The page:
A spoof called “New York Times — Special Edition” was handed out in big cities around the country this week, full of news stories imagined by liberal pranksters. It was a Grade-A caper; people walked into their subways carrying a newspaper headlined, “Iraq War Ends,” thinking, well, how do you like that? Then they noticed the date on the paper was next July.
Now, clever as it was, this week’s spoof will not do any damage to the reputation of liberals/progressives as being a little short in the humor leg. The faux paper was full of virtuous high-fiber material — universal health care, nation sets sights on building sane economy, apologies by a range of villains — and generally was all the fun of a steaming bowl of quinoa.
By way of completely unfair comparison, it should be noted that the modern standard for fake news was set in October 1978, with the publication of the one and only issue of Not The New York Times. It was a pitch-perfect replica, spiritually and physically. At that point, the actual newspaper had not been published for two months because of a strike, and the Internet did not yet exist.
After so long without the real thing, the public embraced Not The New York Times —from the first page to the last, packed with articles that were vaguely familiar. For instance, while there was no Living section with features on home decorating, there was The Having Section, which had handy how-to stories like “Insulating With Pâté: Winter Warmth With Good Taste.”
The front page carried both hard news articles and reports on important social trends.
“An Exotic Drug, ‘Cocaine,’ Appears Popular,” read one headline, deploying quotation marks around the word cocaine like a pair of tweezers. In keeping with the real newspaper’s expanding use of graphs to convey important facts at a glance, the cocaine article included a chart on its increased consumption, illustrated with little noses along a timeline. The trend was unmistakable: In 1976, one nose sufficed; by 1978, a full 15 noses were needed.
Of course, the most pressing issues of the day received the greatest attention. For instance, in real life, Pope Paul VI died in August of that year. His successor, Pope John Paul I, died 33 days after he was elected. The lead story in Not The New York Times reported that John Paul’s successor — John Paul John Paul, formerly the archbishop of Liverpool — lived only 18 minutes after his investiture.
“Pope Dies Yet Again;
Reign is Briefest Ever
Cardinals Return from Airport”
Having already picked two popes that summer, the article reported, many of the cardinals were fed up with their accommodations at the Vatican and so “were said to favor choosing John Paul John Paul’s successor in a conference call.”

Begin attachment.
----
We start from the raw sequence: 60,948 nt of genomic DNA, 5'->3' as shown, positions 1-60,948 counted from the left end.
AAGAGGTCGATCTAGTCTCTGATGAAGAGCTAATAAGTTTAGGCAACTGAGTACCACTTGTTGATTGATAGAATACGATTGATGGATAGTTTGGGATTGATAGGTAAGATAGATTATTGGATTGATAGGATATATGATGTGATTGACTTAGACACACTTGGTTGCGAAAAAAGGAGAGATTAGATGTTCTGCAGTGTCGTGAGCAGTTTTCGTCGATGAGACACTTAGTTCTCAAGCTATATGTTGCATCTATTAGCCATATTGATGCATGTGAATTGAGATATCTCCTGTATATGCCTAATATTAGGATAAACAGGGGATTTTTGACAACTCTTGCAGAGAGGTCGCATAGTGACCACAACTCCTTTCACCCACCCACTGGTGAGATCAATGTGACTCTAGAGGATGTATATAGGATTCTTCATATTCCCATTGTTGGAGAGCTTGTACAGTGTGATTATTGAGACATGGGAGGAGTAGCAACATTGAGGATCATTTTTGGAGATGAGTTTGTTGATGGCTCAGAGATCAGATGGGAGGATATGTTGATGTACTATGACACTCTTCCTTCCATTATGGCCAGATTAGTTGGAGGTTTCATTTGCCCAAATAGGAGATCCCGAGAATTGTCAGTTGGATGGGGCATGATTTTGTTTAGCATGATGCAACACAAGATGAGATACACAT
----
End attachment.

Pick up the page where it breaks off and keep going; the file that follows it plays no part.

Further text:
In local news, a tragedy dominated the headlines: the Queensboro Bridge had collapsed under the weight of 10,000 runners in the “Rheingold Marathon.” The organizer of the race, Fred Lebow, said it was not his fault, but that of the runners. “I’ve never seen so many fat people in my life,” said the story’s Mr. Lebow. “You will remember that 5,026 runners in the field held graduate degrees. You sit around at a college for all those years, drinking beer and eating fruit pies, and you end up looking like a pig.”
Just like the real newspaper, Not The New York Times carried rich reports from correspondents around the world — “Sleepy Village’s Dull Anecdote is Grist for Reporters’ Mill” and “Rudolf Hess Riots in Spandau Prison” — along with a lively opinion section, under the lead editorial, “Whither Détente?”
Not The New York Times was masterminded by Christopher Cerf — a man of many talents, none mightier than as the composer of such “Sesame Street” classics as “Put Down the Duckie” — and the writers George Plimpton, Freddy Plimpton, Rusty Unger and Tony Hendra, who posed for the front-page picture of the short-lived pope from Liverpool. Among the contributors were Carl Bernstein, Frances FitzGerald, Michael Arlen, Jerzy Kosinski, Terry Southern and Nora Ephron.
“Frankie Fitzgerald called me to come over one night,” recalled Kevin Buckley, who had been a correspondent in Vietnam for Newsweek and was then the editor of New Times. He conjured an op-ed column in the manner of the longtime columnist James Reston, an interview with Genghis Khan — “not such a bad fellow” — that had originally appeared in October 1241 and was being rerun as the author’s favorite. It evoked a conversational tone with the powerful. “ ‘How are you, Scotty?’ asked the Khan, gnawing on a Kurd.”
This was all accomplished not only before the Internet, but before computers.
“I just remember being there that one night in a room where everyone was off in their own corners, typing madly,” Ms. Ephron said.
And what is this “typing”?
“If you need me for anything else, I’ll be useless,” Ms. Ephron said, signing off.